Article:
Here are some simple tips from REAL Refrigeration for running your air conditioner for less in summer…
Summer normally means high temperatures and invariably high electricity bills from your air conditioning usage. In the majority of cases you can blame your air conditioning, which experts say is responsible for about 45 per cent of household energy consumption.
Cooling costs can vary dramatically between households and states, but as a guide, a bedroom-sized 2.5kW unit will cost up to $100 to run over summer, a larger 5kW unit can cost up to $200 and a small ducted system may cost up to $500.
Some simple strategies like closing windows and curtains to keep the sun out, using a fan if the temperature is below 30 degrees, and using door and window seals can substantially help cut costs.
“Whenever possible try and use inverter type air conditioners that are sized, installed and used in accordance with manufacturer’s recommendations. Most of the time these inverter type units will use up to 40 per cent less energy than other air conditioners”, explains Trevor Cheeseman CEO of REAL Refrigeration.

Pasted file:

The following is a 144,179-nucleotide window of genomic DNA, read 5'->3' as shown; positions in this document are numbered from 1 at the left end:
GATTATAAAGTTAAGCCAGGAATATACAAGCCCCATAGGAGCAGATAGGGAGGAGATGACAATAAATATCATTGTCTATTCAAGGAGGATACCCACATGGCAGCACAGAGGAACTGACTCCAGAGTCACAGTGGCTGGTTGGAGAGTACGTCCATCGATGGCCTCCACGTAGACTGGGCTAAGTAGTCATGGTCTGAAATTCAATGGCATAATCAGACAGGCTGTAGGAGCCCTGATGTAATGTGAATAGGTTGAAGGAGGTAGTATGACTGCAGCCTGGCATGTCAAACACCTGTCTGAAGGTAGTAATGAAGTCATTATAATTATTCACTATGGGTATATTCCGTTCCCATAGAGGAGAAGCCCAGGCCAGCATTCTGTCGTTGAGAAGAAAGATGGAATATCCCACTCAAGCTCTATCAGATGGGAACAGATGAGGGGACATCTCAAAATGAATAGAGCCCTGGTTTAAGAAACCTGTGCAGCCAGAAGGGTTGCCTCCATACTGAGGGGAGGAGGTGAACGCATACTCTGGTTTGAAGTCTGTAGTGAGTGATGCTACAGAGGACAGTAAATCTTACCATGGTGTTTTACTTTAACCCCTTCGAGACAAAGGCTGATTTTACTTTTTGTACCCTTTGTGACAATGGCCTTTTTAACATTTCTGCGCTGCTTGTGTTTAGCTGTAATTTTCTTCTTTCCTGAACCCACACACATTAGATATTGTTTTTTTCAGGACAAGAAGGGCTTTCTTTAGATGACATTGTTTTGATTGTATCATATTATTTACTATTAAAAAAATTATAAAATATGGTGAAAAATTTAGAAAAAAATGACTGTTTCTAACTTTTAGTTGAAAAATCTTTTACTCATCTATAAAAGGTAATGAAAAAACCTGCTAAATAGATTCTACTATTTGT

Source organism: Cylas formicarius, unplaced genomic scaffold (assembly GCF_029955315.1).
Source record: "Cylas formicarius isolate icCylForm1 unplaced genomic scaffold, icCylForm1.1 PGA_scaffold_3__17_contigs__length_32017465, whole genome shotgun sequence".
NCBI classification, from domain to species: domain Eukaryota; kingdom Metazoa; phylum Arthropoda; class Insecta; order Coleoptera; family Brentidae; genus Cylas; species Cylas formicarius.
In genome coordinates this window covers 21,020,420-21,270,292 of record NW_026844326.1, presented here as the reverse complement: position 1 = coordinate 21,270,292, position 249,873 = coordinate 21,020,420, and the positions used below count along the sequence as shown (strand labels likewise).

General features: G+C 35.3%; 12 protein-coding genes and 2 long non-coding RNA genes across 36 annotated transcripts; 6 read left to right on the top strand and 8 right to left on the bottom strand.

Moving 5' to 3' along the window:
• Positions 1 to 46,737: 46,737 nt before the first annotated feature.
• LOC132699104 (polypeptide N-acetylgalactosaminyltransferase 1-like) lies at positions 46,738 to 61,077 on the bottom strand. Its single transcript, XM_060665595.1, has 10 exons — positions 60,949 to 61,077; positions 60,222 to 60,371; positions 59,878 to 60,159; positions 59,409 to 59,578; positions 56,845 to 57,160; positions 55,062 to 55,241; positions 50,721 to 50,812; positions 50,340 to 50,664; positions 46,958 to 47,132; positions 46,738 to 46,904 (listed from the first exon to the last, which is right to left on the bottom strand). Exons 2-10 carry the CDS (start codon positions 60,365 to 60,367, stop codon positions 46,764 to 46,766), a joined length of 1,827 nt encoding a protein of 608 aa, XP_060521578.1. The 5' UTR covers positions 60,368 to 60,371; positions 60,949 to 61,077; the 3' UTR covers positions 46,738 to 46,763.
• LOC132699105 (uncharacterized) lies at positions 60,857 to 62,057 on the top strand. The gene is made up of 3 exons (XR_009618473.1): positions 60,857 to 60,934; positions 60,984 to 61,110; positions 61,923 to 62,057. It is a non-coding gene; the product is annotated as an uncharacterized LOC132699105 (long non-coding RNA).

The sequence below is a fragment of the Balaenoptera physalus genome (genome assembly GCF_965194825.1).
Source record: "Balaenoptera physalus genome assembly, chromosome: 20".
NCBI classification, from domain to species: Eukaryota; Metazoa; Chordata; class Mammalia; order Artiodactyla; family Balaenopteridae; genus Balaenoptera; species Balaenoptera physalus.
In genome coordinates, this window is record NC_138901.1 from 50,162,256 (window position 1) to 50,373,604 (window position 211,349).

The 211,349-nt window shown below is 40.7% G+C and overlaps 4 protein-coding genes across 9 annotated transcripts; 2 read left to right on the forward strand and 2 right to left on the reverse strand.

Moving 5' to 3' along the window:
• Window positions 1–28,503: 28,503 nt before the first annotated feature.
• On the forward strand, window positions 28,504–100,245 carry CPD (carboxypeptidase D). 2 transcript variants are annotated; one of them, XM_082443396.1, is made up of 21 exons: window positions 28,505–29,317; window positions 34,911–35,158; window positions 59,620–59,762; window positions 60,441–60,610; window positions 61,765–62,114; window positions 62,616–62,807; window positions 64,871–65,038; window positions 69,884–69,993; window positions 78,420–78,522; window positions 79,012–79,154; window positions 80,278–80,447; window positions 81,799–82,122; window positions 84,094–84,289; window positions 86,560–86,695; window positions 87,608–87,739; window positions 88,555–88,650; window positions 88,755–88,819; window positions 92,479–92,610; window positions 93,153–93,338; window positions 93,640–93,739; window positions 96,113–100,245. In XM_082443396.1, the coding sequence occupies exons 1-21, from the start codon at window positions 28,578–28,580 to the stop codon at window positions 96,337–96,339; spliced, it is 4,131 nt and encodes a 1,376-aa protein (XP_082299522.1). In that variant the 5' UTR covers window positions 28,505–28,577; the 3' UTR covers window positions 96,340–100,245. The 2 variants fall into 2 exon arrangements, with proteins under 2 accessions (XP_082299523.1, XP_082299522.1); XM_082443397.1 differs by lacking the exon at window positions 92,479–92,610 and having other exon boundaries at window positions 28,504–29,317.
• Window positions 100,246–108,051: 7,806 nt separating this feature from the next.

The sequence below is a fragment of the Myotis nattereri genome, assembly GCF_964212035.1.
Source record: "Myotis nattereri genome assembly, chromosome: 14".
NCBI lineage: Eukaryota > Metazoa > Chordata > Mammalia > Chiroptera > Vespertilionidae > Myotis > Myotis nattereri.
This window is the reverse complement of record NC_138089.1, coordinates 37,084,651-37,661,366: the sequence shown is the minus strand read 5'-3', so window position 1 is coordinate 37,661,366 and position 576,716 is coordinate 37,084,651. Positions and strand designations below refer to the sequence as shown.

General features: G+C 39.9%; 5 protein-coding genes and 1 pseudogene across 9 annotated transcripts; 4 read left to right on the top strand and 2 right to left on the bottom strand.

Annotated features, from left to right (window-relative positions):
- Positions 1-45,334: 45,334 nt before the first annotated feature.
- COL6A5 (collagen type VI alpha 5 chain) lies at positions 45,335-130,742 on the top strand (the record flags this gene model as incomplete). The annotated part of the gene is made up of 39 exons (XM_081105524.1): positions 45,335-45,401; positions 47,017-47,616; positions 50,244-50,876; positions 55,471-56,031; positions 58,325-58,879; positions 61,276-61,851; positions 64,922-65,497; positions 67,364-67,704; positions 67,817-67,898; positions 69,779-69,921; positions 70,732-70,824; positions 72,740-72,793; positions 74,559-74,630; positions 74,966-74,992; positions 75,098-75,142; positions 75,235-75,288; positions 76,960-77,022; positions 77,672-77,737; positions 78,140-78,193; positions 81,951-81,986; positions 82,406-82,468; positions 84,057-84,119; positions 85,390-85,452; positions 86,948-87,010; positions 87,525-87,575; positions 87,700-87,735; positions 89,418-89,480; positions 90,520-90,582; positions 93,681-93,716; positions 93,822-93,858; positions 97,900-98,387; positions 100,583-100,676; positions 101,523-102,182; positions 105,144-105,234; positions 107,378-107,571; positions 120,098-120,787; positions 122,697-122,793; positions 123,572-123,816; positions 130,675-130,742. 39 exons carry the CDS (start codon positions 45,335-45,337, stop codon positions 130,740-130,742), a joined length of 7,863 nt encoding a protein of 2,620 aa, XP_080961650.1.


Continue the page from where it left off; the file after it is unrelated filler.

Laura Crowden, a spokeswoman for comparison website iselect.com.au, says setting your air-conditioning between 23 and 25 degrees is comfortable and keeps costs down. “Every extra degree lower can increase energy consumption by around 10 per cent,” she says.
“Try to program and zone your air-conditioning, only using units in rooms that are actually being used. Cool living rooms during the day and bedrooms only at night”.
Crowden says fans only cost two cents per hour to run and are a good alternative. “They cool the temperature by two to three degrees. An added bonus is you can move them with you around the house,” she says.
Trevor Cheeseman says the number of air conditioners in Australia has doubled since the 1990s and three-quarters of households now own one – about five million units. He says running a refrigerative air-conditioning system costs between 80 cents and $3.00 an hour, adding between $150 and $900 to a summer energy bill. Check your energy plan to find out how much of your bill is made up of network charges and how much is consumption. Compare providers to see if switching plans will bring down your energy bill.
Cheeseman says it’s advisable to always take a safety-first approach when it’s hot and to always use your air conditioner. Adjusting the thermostat incrementally can help save money. “Research has found that while men like a temperature in the low 20s, women are more comfortable in the mid-20s. Turn your thermostat up one degree at a time until you notice it’s not cool enough anymore,” said Cheeseman.